The Action

Blomkamp is, like that other high-minded fantasist Christopher Nolan, a professed devotee of Michael Bay, and in "Elysium" it shows. The action movie framework of "Elysium" is much more formal than "District 9," which included scrappy elements of dark humor and found footage movies, somewhat limiting Blomkamp's ability to go on flights of fancy like turning his main character into a half-monster. But that doesn't mean that the director can't put together a top-notch action sequence. There are a number of truly awesome moments, like when Damon and his crew are being attacked by a squadron of robots and Copley's villainous Kruger and the final showdown between Damon and Copley. There's a seeming effortlessness to the action sequences that, even though the scale has been greatly amplified, doesn't come across as being unnecessarily complex or ornate. Each character has a very defined set of goals and they will do whatever they can to achieve those goals, even if it means crashing a spaceship into a space station or having a cool battle that involves miniature force fields and samurai swords. Despite some occasionally obnoxious cutting, for the most part the action in "Elysium" is clear, both spatially and geographically, and much is owed to Bay both in terms of what is going on in the moment and editorially, and especially in terms of the pure, propulsive energy and the way that obstacles are stacked up one on top of the other.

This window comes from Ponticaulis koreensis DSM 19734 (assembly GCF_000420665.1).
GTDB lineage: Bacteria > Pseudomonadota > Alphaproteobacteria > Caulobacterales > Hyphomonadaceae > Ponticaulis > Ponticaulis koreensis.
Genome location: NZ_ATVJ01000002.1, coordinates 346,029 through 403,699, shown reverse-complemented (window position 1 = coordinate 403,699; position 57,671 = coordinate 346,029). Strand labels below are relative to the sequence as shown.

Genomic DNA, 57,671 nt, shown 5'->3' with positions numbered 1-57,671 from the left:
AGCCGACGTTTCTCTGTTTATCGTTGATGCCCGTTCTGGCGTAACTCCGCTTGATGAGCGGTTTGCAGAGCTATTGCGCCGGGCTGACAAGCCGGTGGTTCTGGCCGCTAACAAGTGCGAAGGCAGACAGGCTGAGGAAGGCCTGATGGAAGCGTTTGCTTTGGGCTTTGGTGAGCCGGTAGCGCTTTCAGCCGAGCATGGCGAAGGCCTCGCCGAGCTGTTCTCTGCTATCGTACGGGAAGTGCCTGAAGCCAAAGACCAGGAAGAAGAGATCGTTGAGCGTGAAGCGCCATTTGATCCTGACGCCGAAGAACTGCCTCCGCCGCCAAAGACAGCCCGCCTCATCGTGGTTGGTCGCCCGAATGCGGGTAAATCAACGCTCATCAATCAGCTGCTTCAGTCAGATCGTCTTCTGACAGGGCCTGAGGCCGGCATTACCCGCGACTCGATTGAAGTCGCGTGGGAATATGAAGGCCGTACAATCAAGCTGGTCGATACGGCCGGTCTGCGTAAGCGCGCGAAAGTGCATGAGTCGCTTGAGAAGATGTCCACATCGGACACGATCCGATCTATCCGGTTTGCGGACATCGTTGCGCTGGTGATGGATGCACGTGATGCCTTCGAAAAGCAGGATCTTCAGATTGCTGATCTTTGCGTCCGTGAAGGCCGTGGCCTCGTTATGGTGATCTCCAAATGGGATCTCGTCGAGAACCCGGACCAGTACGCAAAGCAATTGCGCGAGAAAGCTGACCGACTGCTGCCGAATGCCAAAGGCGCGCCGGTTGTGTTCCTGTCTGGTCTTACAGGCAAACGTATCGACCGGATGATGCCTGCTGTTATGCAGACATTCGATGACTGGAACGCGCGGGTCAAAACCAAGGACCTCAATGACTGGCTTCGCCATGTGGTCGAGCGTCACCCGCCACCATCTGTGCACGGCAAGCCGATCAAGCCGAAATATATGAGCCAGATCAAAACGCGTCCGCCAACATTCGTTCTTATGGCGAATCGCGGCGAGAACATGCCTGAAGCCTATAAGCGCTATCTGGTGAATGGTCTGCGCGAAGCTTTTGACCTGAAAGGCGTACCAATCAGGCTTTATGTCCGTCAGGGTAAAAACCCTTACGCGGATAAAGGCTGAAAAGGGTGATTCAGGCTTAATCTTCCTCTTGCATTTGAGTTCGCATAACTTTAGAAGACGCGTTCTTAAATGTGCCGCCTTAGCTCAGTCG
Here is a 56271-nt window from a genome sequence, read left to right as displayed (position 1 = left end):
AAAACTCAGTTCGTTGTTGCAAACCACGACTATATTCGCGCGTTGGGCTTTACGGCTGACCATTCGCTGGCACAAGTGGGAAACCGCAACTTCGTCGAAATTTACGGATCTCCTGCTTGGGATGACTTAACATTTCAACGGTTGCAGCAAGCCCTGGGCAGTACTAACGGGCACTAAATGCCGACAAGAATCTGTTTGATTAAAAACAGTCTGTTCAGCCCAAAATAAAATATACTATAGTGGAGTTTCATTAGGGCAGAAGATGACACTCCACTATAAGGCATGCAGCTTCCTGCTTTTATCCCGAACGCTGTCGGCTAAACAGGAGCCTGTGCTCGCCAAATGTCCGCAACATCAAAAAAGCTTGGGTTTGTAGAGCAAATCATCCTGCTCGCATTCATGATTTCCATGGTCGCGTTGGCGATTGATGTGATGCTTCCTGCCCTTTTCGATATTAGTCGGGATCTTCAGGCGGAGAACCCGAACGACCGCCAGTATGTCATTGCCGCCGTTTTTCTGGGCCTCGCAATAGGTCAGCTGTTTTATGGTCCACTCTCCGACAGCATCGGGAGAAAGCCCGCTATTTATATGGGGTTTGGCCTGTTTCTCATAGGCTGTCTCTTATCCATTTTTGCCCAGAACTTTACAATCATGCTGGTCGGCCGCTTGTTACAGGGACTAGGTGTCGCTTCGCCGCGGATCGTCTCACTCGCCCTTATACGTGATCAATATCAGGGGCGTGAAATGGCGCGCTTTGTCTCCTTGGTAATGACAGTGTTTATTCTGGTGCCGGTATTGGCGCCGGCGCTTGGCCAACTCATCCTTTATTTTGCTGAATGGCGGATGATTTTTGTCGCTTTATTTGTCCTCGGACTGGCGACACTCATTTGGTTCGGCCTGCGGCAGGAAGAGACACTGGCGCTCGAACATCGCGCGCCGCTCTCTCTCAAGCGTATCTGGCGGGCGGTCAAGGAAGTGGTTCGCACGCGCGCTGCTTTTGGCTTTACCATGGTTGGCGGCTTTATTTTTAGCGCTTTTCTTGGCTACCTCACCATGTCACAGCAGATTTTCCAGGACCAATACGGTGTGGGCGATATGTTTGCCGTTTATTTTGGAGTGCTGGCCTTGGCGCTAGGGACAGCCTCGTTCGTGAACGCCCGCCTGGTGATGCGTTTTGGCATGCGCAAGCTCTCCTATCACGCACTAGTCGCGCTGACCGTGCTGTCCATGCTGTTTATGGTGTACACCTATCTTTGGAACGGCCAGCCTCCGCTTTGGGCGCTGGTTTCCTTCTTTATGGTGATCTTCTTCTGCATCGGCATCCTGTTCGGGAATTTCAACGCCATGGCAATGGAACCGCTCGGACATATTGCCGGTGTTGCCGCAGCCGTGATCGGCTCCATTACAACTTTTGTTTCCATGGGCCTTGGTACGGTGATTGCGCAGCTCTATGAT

Matt Damon, Elysium

The Uneven

The Flashbacks

Much like “Pacific Rim,” “Elysium” is a triumph of design, concept and world-building, but its storytelling has myriad issues that mar its fascinating original story. One of them that arrives right off the bat and perhaps announces the problems to come is the maudlin and corny flashbacks that introduce us to Max’s nascent beginnings. Perhaps its because Damon’s Max character doesn’t have much of an character or emotional arc (we’ll get to that), but the quick flashbacks to explain who Max is, what his dreams are (getting to Elysium), and tell his origin story (an orphan who turned to crime), is clunky and a lot like the rest of the movie. Much too much on the nose. These sequences are also romantically gauzy and dreamy to the point that they’re cheesy, and borderline dumb and trite (the Frey and Max “innocent childhood pals with a romantic edge” is a little cornball too; especially when they meet again as adults in real life).

We understand the need  to provide a backstory for Max and Frey, but boy is it laying on the themes thick and that’s what the movie does too often: lay it on thick.

Elysium, Alice Braga

The Supporting Players